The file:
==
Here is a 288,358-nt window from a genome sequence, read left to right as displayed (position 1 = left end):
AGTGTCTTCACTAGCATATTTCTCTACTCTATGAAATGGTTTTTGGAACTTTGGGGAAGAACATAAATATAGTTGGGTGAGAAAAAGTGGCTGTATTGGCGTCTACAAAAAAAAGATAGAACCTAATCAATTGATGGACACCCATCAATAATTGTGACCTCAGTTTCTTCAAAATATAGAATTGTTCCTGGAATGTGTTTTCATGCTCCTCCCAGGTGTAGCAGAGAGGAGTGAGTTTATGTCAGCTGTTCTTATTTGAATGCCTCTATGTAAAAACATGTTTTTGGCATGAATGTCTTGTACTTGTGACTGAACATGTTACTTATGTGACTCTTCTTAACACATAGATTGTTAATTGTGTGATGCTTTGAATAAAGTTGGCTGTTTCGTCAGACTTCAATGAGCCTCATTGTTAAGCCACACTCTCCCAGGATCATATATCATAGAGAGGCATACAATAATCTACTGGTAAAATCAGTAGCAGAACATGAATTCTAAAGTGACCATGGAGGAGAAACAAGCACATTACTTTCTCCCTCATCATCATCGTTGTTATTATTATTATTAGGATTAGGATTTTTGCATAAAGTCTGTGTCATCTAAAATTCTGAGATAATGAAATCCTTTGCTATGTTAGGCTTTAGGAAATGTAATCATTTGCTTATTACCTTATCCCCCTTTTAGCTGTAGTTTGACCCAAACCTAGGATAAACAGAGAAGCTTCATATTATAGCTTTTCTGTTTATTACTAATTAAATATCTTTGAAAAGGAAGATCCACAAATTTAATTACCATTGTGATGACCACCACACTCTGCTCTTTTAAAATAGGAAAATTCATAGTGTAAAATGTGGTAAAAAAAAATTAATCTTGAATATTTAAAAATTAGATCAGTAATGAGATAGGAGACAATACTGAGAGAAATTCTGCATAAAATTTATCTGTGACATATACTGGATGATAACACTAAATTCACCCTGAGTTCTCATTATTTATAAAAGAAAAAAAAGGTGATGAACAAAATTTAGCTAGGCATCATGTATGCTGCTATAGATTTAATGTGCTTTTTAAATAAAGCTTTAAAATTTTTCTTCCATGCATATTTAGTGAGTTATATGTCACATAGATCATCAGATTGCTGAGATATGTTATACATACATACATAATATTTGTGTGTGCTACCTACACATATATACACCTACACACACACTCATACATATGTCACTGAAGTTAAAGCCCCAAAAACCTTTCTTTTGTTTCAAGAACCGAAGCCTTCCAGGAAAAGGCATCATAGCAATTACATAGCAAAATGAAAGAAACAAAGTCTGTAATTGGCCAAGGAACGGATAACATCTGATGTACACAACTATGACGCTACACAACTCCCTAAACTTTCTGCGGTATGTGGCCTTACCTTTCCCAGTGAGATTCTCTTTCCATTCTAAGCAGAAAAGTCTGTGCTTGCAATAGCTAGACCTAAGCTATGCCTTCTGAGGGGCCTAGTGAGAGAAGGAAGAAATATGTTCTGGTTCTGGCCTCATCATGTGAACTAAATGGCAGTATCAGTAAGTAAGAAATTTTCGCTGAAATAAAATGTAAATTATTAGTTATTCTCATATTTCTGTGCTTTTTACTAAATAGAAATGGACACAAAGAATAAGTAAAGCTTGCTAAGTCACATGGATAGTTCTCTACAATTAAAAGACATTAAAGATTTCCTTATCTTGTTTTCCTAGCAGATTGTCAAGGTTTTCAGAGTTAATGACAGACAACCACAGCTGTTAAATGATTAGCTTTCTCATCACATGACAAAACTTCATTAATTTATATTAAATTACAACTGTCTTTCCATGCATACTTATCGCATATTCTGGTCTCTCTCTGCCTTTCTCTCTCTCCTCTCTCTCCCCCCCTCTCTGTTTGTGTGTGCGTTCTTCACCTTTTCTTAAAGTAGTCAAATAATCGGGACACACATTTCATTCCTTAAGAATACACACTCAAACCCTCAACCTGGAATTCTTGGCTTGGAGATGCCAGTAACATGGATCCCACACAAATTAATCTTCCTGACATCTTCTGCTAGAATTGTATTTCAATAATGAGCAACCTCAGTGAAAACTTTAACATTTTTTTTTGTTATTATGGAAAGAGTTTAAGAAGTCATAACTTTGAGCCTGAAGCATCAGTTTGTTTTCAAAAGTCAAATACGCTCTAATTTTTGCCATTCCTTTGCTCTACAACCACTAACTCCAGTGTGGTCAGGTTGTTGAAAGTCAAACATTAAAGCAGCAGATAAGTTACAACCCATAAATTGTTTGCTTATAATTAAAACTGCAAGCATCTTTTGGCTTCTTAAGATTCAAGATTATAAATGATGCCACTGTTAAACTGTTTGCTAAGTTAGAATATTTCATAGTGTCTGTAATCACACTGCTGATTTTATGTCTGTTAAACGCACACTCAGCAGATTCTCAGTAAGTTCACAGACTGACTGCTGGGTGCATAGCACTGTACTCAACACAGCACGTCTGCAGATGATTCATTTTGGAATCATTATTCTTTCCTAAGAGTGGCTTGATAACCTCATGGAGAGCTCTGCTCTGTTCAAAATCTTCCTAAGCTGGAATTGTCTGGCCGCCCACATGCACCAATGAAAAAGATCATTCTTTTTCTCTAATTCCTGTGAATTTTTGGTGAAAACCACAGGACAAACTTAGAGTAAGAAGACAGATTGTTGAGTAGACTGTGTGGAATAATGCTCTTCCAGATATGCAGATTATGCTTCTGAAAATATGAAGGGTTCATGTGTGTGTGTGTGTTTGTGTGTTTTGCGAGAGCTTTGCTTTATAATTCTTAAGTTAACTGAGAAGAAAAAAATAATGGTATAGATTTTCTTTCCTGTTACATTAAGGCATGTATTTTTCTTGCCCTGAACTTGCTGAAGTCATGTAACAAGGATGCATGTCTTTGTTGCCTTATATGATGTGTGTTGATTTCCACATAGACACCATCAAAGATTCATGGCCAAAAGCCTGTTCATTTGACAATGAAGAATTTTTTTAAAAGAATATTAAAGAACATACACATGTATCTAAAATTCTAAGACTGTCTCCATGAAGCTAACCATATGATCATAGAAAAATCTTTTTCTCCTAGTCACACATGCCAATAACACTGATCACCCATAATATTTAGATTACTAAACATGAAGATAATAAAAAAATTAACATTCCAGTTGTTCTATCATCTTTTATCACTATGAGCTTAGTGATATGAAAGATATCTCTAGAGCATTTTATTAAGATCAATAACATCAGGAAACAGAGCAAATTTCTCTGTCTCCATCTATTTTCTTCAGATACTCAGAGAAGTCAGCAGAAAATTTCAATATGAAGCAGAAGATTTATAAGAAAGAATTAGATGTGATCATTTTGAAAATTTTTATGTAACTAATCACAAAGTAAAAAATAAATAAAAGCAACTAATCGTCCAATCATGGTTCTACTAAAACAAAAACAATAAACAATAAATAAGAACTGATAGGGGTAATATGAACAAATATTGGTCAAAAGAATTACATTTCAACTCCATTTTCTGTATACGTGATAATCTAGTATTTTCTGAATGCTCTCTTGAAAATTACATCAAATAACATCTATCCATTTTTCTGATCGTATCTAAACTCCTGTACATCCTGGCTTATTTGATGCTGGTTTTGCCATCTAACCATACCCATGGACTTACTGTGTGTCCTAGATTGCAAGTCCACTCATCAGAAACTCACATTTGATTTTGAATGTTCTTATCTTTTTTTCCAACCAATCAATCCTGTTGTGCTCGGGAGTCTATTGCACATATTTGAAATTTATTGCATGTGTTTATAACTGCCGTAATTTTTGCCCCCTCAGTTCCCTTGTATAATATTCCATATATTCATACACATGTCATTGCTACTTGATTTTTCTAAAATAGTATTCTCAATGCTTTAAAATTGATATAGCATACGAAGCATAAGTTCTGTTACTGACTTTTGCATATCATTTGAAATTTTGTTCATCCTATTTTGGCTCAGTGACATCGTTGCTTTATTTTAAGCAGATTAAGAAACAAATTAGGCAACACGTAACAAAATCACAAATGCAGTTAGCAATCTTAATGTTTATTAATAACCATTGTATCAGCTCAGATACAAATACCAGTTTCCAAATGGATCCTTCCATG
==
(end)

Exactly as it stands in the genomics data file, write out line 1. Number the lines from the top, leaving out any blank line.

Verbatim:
Here is a 288,358-nt window from a genome sequence, read left to right as displayed (position 1 = left end):